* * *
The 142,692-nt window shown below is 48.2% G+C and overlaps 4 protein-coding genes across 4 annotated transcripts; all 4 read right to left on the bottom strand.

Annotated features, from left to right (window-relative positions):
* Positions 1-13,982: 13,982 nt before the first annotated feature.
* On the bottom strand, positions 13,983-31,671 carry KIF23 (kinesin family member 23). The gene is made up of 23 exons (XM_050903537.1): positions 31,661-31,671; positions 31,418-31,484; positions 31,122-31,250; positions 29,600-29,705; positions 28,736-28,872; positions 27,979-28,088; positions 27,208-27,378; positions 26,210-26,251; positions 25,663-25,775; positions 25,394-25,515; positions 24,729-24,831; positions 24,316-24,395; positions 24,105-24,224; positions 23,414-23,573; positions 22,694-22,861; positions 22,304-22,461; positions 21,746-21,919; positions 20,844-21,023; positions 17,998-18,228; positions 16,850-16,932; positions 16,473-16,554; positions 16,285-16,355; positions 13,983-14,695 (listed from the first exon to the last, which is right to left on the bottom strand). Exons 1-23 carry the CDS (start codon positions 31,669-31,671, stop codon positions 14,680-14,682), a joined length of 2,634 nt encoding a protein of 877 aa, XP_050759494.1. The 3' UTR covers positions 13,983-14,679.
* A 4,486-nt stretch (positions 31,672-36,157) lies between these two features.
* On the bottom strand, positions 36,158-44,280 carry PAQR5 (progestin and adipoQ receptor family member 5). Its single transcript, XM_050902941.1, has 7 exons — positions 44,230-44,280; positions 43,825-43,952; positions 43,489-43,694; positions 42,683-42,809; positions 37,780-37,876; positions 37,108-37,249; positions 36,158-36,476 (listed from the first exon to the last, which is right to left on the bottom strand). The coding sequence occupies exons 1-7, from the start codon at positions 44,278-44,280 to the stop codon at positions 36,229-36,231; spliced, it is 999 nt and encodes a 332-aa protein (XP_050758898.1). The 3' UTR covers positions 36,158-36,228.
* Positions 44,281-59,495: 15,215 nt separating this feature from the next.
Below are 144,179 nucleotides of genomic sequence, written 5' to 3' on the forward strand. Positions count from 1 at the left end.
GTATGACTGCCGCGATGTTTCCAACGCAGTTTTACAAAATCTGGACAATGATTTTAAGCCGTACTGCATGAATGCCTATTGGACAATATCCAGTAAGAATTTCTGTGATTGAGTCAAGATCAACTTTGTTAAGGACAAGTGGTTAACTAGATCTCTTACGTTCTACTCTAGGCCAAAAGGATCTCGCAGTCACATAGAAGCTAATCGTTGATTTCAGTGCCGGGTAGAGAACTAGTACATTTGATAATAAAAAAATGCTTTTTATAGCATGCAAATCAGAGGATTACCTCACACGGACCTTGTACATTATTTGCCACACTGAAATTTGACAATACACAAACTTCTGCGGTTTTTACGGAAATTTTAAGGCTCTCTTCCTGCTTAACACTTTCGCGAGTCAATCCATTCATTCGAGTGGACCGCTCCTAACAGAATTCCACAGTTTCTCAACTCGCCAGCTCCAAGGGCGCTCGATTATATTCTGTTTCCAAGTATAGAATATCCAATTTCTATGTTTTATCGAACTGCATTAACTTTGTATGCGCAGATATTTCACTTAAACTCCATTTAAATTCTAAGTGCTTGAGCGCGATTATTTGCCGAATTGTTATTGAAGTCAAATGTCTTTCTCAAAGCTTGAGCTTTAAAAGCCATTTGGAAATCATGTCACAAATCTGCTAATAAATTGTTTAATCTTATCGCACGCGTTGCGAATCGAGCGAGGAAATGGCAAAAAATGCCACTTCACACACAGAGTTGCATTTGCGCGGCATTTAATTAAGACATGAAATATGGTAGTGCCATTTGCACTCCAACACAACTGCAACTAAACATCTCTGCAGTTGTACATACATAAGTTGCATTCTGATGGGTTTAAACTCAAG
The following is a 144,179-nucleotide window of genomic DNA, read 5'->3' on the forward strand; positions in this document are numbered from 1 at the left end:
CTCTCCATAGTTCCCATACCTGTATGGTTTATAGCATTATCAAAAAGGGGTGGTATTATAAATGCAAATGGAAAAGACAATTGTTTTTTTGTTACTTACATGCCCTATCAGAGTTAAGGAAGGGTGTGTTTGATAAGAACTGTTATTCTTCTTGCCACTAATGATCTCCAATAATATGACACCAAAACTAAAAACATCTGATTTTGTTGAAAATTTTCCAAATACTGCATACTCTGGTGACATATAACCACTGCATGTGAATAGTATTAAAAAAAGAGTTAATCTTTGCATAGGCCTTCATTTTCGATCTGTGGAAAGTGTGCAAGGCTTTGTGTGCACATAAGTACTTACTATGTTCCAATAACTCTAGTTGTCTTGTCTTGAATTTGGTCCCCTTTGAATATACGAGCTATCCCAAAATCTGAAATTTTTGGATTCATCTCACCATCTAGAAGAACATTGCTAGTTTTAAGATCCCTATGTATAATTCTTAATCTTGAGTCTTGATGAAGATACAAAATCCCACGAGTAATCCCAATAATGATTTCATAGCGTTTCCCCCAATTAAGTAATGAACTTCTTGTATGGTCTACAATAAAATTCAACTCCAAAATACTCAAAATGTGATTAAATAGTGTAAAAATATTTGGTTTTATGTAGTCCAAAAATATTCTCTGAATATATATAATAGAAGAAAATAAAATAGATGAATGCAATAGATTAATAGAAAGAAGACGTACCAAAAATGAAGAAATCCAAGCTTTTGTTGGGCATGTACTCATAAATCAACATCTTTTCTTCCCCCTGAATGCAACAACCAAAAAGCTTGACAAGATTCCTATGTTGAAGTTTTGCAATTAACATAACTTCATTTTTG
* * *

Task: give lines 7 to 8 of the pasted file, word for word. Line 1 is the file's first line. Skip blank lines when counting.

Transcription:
* Positions 44,281-59,495: 15,215 nt separating this feature from the next.
Below are 144,179 nucleotides of genomic sequence, written 5' to 3' on the forward strand. Positions count from 1 at the left end.